Evolution of a Mary Huntoon Print

Other than a few early lithographs, every print Mary Huntoon created was an intaglio, an umbrella term for any printmaking technique in which an image is carved into a metal plate. Huntoon typically began her process with a drawing and then incised the outlines of her composition on metal or zinc plate using the techniques of engraving or etching. To make an engraving, Huntoon incised lines by hand directly into a metal plate with a carving tool called a burin. To make an etching, Huntoon coated her plate with an acid-resistant ground through which she lightly scratched her design with a stylus, revealing the bare metal below. She then immersed the plate in an acid bath that etched the exposed lines into the plate. For both techniques, she then pushed ink into the incised lines, cleaned the surface of the plate, and then printed it with a press.

Sometimes, Huntoon would make further changes to her prints, thus creating a new state of the composition. Typically, these changes were additions of tone achieved via the technique of aquatint. To make an aquatint, Huntoon sprinkled a powdered resin on the plate before immersing the plate in an acid bath. The result is a finely textured tonal area whose darkness is determined by how long the plate is in contact with the acid. In this case, you can compare the first state of The Artist to the second state, renamed Fredda. You can also compare the first and second states of The Question, as well as the copper plate used to print the second state. Areas where Huntoon used a varnish to block out the effect of aquatint completely read as the white of the paper or the shine of the copper plate, and areas where sections of aquatint spent shorter periods in the acid bath read as shades of gray.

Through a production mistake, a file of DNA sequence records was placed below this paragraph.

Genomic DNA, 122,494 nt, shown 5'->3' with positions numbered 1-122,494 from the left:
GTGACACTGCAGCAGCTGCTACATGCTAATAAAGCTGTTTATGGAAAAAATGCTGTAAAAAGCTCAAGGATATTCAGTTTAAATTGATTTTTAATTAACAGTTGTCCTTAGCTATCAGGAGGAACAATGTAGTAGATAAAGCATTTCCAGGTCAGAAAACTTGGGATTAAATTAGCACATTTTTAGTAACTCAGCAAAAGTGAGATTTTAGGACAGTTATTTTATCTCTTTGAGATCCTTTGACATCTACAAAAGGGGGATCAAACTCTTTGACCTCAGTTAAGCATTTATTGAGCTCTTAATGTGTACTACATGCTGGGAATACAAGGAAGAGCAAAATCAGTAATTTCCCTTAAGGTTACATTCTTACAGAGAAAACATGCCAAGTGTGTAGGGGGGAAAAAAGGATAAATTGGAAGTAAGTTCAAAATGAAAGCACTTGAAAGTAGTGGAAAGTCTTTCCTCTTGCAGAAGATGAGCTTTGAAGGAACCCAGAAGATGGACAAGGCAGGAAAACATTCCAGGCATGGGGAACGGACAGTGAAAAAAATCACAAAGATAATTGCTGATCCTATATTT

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<em>The Artist</em>

The Artist, 1935. Etching; first state of two. Kenneth Spencer Research Library, University of Kansas Libraries.

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<em>Fredda</em>

Fredda, 1948. Aquatint, etching; second state of two. Kenneth Spencer Research Library, University of Kansas Libraries.

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<em>The Question</em>

Copper plate for The Question, 1948. Kenneth Spencer Research Library, University of Kansas Libraries.

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<em>1st Home in the Basement</em>

1st Home in the Basement, 1935. Engraving; first state of two. Kenneth Spencer Research Library, University of Kansas Libraries.

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<em>The Question</em>

The Question, 1948. Aquatint, engraving; second state of two. Kenneth Spencer Research Library, University of Kansas Libraries.